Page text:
Monday, February 14, 2011

Carbon Nation Documentary Review

Peter Byck, creator and producer of Carbon Nation, said his audience for the film is skeptics and people who just don't care - yet. He took the "big tent approach," to quote him directly. He said he didn't want to go down the blaming road, but rather to create an uplifting presentation of the answers to climate change.

I think the biggest problem with this movie is that Peter Byck is a filmmaker who decided to make a documentary about the environment, rather than an environmentalist or expert on a particular sustainability issue choosing to make a documentary.  [Side anecdote: At the end of the screening there was a Q+A with him and two representatives from the organization 350. I asked if they had any upcoming events, if there might be one on 11.11.11 (since there was a huge event on 10.10.10) and Byck thought this was just genius! He was amazed by it for a good few minutes…]

I would not recommend this movie to any fellow bloggers or people who have studied the environment for any significant amount of time. The movie really is for beginners, for all others it's simply frustrating.  Its oversimplification can been uplifting and hopeful, but causes many inaccurate statements. Its broad range of topics prevents the movie from delving into any single topic significantly and only allows time for a statement of the most obvious facts. Throughout the movie there were interviews from poorly described "experts," who I assumed could have very well been executives at companies whose products they were advocating.  If you know anything about environmentalism this movie will probably not teach you anything.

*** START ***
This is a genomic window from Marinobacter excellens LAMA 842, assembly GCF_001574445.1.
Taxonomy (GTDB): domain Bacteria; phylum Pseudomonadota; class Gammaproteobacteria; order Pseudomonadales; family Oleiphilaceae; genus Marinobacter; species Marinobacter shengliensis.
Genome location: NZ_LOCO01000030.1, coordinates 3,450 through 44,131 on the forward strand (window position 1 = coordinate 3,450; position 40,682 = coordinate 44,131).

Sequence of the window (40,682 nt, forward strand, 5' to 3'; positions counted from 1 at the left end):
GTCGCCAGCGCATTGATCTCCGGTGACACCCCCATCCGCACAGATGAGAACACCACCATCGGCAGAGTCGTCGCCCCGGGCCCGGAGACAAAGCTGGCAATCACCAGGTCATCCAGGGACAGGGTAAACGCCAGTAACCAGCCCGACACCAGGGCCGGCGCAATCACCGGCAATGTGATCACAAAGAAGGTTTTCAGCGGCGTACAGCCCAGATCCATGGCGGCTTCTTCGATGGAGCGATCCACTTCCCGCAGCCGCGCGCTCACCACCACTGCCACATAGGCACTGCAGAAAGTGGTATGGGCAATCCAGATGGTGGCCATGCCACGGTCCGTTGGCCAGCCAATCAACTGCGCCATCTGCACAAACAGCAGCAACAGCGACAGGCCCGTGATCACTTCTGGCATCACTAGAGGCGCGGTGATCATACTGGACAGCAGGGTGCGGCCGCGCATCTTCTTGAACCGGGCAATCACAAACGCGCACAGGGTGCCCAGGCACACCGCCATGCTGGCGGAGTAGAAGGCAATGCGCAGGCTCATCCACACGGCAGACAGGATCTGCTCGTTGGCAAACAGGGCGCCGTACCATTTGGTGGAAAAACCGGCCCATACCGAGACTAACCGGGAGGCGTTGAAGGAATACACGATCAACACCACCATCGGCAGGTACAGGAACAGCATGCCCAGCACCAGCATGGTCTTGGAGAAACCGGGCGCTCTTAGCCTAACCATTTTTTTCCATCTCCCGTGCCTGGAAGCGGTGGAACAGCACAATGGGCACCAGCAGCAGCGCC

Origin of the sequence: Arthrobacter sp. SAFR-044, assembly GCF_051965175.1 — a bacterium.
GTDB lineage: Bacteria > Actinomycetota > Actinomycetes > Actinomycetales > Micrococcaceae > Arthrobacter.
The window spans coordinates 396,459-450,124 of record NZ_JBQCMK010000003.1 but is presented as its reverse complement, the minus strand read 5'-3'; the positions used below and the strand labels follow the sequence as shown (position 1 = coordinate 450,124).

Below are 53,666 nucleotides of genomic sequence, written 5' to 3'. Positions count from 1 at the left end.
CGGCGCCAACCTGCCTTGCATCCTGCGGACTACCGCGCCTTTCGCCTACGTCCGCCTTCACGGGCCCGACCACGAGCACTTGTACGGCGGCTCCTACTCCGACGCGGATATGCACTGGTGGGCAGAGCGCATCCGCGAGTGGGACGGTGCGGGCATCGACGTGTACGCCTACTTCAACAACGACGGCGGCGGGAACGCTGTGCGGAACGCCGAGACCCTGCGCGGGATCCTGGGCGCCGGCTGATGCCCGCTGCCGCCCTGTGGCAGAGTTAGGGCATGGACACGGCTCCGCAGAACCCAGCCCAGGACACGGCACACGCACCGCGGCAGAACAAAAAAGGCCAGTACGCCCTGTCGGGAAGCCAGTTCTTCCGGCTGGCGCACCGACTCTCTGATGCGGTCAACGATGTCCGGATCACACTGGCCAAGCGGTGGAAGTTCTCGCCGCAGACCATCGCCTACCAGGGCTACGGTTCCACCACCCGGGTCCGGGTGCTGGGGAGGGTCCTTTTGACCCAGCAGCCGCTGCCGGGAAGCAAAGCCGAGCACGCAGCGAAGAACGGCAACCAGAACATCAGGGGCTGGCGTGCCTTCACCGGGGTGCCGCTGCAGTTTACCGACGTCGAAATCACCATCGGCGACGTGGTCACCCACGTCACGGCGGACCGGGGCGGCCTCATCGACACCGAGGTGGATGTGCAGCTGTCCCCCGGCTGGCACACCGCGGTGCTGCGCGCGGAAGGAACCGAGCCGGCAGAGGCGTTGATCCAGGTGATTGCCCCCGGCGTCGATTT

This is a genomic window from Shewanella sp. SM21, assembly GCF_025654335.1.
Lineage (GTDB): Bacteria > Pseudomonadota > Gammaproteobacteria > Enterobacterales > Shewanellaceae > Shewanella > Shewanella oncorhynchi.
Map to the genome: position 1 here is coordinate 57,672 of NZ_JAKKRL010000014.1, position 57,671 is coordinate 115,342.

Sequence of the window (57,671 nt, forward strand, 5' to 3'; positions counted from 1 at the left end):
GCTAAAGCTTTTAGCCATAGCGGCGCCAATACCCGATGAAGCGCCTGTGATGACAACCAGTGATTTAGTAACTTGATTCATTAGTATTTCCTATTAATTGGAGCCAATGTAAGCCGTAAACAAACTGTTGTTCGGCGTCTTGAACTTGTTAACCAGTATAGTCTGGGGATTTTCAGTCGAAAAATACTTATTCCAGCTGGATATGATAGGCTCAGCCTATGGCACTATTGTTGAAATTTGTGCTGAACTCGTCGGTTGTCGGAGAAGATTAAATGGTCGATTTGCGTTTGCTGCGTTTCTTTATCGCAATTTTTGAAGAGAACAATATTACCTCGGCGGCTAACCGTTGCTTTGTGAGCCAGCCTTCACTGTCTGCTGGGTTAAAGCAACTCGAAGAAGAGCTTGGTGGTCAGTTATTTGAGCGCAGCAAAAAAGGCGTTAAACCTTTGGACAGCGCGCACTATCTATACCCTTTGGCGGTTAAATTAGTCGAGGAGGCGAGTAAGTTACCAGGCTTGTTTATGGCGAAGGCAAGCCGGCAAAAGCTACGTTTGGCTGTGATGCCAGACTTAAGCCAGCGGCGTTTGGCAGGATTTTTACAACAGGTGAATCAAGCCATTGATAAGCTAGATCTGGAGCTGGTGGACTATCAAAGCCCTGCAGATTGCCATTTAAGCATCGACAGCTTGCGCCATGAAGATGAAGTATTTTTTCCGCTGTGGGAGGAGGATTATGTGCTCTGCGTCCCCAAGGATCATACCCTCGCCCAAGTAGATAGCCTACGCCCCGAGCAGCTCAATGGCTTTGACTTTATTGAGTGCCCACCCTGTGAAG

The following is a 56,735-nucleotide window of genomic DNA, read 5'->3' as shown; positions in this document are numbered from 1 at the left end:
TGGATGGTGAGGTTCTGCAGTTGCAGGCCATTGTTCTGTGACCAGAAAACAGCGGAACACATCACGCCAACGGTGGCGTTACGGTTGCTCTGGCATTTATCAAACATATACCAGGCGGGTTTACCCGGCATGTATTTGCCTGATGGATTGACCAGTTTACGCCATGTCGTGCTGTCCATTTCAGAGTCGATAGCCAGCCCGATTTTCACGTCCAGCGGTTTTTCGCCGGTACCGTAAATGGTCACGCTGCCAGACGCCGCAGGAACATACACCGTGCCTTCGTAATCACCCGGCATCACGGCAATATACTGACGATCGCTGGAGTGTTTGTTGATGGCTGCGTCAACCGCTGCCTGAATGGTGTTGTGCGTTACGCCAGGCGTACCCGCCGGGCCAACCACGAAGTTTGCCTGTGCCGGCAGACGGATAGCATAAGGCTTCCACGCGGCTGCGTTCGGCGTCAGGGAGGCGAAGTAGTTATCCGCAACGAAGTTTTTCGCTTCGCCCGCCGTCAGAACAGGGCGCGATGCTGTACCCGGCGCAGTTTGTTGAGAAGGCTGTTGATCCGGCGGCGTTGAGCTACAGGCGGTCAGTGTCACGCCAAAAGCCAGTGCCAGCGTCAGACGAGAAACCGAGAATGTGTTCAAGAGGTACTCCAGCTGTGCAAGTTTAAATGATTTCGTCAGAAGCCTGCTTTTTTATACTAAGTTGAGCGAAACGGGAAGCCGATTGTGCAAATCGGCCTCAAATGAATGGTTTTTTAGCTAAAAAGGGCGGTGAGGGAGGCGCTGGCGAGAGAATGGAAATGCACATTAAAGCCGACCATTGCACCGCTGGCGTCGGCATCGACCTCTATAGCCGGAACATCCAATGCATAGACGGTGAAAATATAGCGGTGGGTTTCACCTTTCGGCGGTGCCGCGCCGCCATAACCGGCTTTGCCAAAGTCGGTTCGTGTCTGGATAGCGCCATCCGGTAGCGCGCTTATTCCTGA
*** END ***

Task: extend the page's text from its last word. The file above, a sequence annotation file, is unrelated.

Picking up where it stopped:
Overall rating: thumbs down
oversimplified, inaccurate, naïve

NYPost gave it 1 star and said "Wind power plus solar power equals hot air in the propaganda piece "Carbon Nation," a documentary so disconnected from reality it could have been produced by President Obama's speechwriters.  
Read more

New York Times said "all we need to do is enact some kind of carbon tax, and our problems will be solved. That may be true, but it sure is naïve. This film seems blissfully unaware that political obstructionists are paralyzing the legislative process; that deep-pocketed influence peddlers have a vested interest in maintaining the fossil fuel culture; that, in general, people resist change."
Read more

No comments:

Post a Comment